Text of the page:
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Lord Fowl
Moon Queen


Jon Conine: Bass
Don Freeman: Drums
Vechel Jaynes: Guitar & Vocals
Mike Pellegrino: Guitar & Vocals

Recorded and Produced by Jonathon Conine and LORD FOWL at Milford Marsh - Milford, CT.
Assistant Engineer Matt Schreyer.
Mixed by Benny Grotto at Mad Oak Studios - Allston, MA.
Mastered by Chris Goosman at Baseline Audio Labs -  Ann Arbor, MI.
Album Artwork and Design by Alexander von Weiding.

All songs written by LORD FOWL, except "Woman King" which contains: music by LORD FOWL, lyrics by Sam Beam (Iron And Wine). Published by Warner / Chappell Music.

Published by Small Stone Records (ASCAP).

Reviews for Moon Queen...

The Dedicated Rocker Society

So, your looking for a hard rock album, one that's filled with groove-induced sonic rumblings, multi-layered textures and soaring melodys? Look no further, 'Moon Queen' the latest release from retro rockers, Lord Fowl is just what the doctor ordered. An all out rocker from start to finish. There's nothing fancy here; just four guys that deliver a groove with wicked riffs and just go for it! Lord Fowl is, Vechel Haynes on guitar and vocals, Mike Pellegrino on guitar and vocals, Jon Conine on bass and Don Freeman on drums.

'Moon Queen' is an utterly consistent album from beginning to end, there are no weak tracks and every song is essential listening for the true rocker at heart. From the rocking opening title track to the impressive closer "Pluto". Standout tracks include "Streets Of Evermore" and "Dirty Driving". There is also a killer take of Iron & Wine's song "Woman-King". A intense track that sound great a must be heard with head phones for full effect. All in all, 'Moon Queen' is a hard, riff-heavy rock album, call it `stoner rock' if you will - whatever genre you want to label it. All I know is that Lord Fowl will raise the hairs on the back of your neck in ways only the gods of rock could do. These boys are good. - Highly Recommended

-Tony aka The Atomic Chaser

June 29th, 2013


Ask anyone who lived through it and they’ll tell you that the ‘70s will never be bettered for rock. Connecticut’s Lord Fowl know this as well as anyone but rather than simply cruise by on retro clichés, they add touches of stoner, grunge and heavy psych to give their arena-worthy anthems a bit more kick. With a strong emphasis on soulful crooning, groove over heaviness and big choruses (and maybe a little cheese) they hit up stomping southern rock in the vein of Skynyrd (Quicksand), rip-roaring metal (Streets Of Evermore) and power-pop (The Queen Is Not Impressed) with flair, attitude and confidently understated guitarwork. The balance between poppier cuts and darker, more substantial numbers is a tricky one but the lunar luminaries pull it off comfortably. If you dig Mountain, Camaros and Pabst, these are your new brothers in arms.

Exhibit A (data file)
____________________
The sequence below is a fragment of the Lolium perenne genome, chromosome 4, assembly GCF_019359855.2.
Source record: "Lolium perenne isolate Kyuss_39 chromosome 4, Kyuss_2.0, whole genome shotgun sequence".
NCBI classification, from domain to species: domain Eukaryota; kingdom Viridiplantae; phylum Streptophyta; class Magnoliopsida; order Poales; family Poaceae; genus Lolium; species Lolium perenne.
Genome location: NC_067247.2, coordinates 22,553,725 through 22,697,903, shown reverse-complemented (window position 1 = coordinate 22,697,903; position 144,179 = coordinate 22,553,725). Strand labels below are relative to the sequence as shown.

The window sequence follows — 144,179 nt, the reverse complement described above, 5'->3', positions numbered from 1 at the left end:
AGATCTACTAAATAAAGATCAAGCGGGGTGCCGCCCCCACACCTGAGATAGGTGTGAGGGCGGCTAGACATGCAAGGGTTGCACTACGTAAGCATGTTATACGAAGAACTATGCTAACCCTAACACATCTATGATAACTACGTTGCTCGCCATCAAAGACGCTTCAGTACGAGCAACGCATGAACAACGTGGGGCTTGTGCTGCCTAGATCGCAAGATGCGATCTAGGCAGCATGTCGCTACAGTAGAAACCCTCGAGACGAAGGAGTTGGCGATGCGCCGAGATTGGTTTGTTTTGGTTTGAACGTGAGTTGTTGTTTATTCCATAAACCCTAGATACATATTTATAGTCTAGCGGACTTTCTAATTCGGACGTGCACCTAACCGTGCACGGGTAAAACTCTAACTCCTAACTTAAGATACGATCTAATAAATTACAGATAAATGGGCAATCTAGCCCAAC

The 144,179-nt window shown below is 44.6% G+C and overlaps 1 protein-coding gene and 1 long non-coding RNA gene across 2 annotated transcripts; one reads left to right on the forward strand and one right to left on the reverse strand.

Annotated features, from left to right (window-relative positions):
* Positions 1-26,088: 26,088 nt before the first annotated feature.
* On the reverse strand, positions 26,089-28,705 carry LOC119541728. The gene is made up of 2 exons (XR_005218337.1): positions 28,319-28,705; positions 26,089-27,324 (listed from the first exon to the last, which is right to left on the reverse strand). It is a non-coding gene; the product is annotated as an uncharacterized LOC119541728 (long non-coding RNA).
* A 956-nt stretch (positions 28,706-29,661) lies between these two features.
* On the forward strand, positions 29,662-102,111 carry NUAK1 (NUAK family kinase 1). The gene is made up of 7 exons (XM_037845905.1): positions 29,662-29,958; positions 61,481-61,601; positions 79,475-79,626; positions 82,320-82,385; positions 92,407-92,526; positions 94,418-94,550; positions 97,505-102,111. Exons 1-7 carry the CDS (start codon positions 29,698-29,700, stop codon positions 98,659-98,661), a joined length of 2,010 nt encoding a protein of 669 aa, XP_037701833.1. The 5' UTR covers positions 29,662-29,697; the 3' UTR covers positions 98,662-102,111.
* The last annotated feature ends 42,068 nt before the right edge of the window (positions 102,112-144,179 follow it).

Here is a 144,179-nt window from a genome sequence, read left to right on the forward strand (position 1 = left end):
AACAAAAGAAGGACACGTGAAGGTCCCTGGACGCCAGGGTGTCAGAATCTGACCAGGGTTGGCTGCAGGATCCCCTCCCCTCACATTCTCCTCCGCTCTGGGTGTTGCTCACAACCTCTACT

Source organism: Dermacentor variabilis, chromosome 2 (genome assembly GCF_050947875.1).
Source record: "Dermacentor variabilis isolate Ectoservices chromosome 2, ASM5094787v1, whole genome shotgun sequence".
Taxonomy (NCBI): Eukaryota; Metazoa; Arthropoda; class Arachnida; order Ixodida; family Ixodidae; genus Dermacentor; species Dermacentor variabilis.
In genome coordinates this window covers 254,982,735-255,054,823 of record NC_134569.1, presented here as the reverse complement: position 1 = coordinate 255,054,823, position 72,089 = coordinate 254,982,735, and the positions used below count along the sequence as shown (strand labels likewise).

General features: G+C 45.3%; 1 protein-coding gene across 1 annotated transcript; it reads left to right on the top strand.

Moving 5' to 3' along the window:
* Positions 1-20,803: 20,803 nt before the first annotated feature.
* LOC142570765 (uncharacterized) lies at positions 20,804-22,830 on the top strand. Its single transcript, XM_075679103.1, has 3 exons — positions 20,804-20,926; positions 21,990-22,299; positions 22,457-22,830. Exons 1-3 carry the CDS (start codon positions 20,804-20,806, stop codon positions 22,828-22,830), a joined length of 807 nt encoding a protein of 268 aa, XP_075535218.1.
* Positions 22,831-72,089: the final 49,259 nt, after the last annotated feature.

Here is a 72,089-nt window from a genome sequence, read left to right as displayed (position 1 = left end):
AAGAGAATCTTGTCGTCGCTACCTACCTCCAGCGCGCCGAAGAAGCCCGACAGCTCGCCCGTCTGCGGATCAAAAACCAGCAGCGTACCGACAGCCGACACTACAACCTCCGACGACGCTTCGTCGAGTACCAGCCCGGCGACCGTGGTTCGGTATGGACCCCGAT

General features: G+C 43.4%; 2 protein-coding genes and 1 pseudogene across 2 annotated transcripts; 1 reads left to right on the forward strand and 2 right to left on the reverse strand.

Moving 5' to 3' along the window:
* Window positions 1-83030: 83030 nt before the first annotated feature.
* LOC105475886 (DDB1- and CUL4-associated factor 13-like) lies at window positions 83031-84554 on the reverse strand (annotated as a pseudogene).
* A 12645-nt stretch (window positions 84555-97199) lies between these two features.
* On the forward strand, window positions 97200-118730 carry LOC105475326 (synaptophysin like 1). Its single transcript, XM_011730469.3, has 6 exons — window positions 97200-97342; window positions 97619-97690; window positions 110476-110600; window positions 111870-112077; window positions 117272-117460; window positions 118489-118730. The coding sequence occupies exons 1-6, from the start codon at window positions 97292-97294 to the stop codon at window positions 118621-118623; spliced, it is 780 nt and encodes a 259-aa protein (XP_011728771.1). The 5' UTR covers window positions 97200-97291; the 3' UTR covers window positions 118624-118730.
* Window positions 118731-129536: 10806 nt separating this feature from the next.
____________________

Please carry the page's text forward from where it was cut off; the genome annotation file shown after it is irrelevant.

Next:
- David Bowes

January 13th, 2013

Pennyblackmusic (UK)

Lord Fowl were formed in New Haven, Connecticut, and come from a long line of Small Stone Records bands, all churning out fuzz-drenched rock and roll in great style. But this is no ordinary rock and roll outfit. Lord Fowl bring their 70’s influenced rock kicking and screaming into the 21st century. It's not just another Black Sabbath fest though. You'll find hidden in this gem of an album smatterings of Led Zeppelin and Deep Purple, and there is even, dare I say, a bit of glam rock in the form of Bolan or Thin Lizzy. But it has that 'now' feeling written all over it.

The band consists of John Conine, Don Freeman, Vechel Jaynes and Mike Pellegrino, and this offering comes off the back of their debut album, ‘Endless Dynamite’.

This album kicks off on a gentle note with title track, ‘Moon Queen’. Mike Pellegrino leads us in for around 20 odd seconds on guitar before the rest of the band stomp on the fuzz and the head banging starts. ‘Moon Queen’ is one of those tracks that is blessed with everything from great riffs, fine solos to some fine drumming from Freeman.

‘Touch Your Groove’ takes a little listening to be perfectly honest but once you get it your brain it is hard to let go. 'Split' is a full-on rock number with a bass-heavy riff, while 'Woman King' slows you right down with its stunning, laidback fuzz.

There’s a real quality and diversity on ‘Moon Queen’ to the playing and the song writing. Lord Fowl can play just as good as they can create, even down to the glam rock Bowie-esque 'Jean Jeanie-' influenced 'Quicksand'. Lord Fowl are also blessed with two, yes you heard it, two different main vocalists in Jaynes and Pellegrino. The diversity continues with the boogie-sounding ‘Split’, and we are treated to a monstrous, grinding slab of utter rock in ‘Mutate’. “Streets of Evermore” has a Judas Preist-type tinge to it. We come to a rest with the last track 'Pluto' with its melancholic but twinkling start. This is for me the starlet of the album. Give it a special listen as it is worth it.

The sound and production on here is monstrous, and the quality of the instrument playing is second to none. I'm not a great fan of heavy rock, but this knocks the shit out of me.

- Dave Goodwin

January 14th, 2013

Heavy Planet

Lord Fowl's music is an extension of some of the great, great rock of the 70s, with a slight southern tinge despite its creators hailing from the heart of yankee country. It's as if the decade had never ended, but instead endured through the ensuing three and half decennium, spawning a surfeit of incredible, delectable music.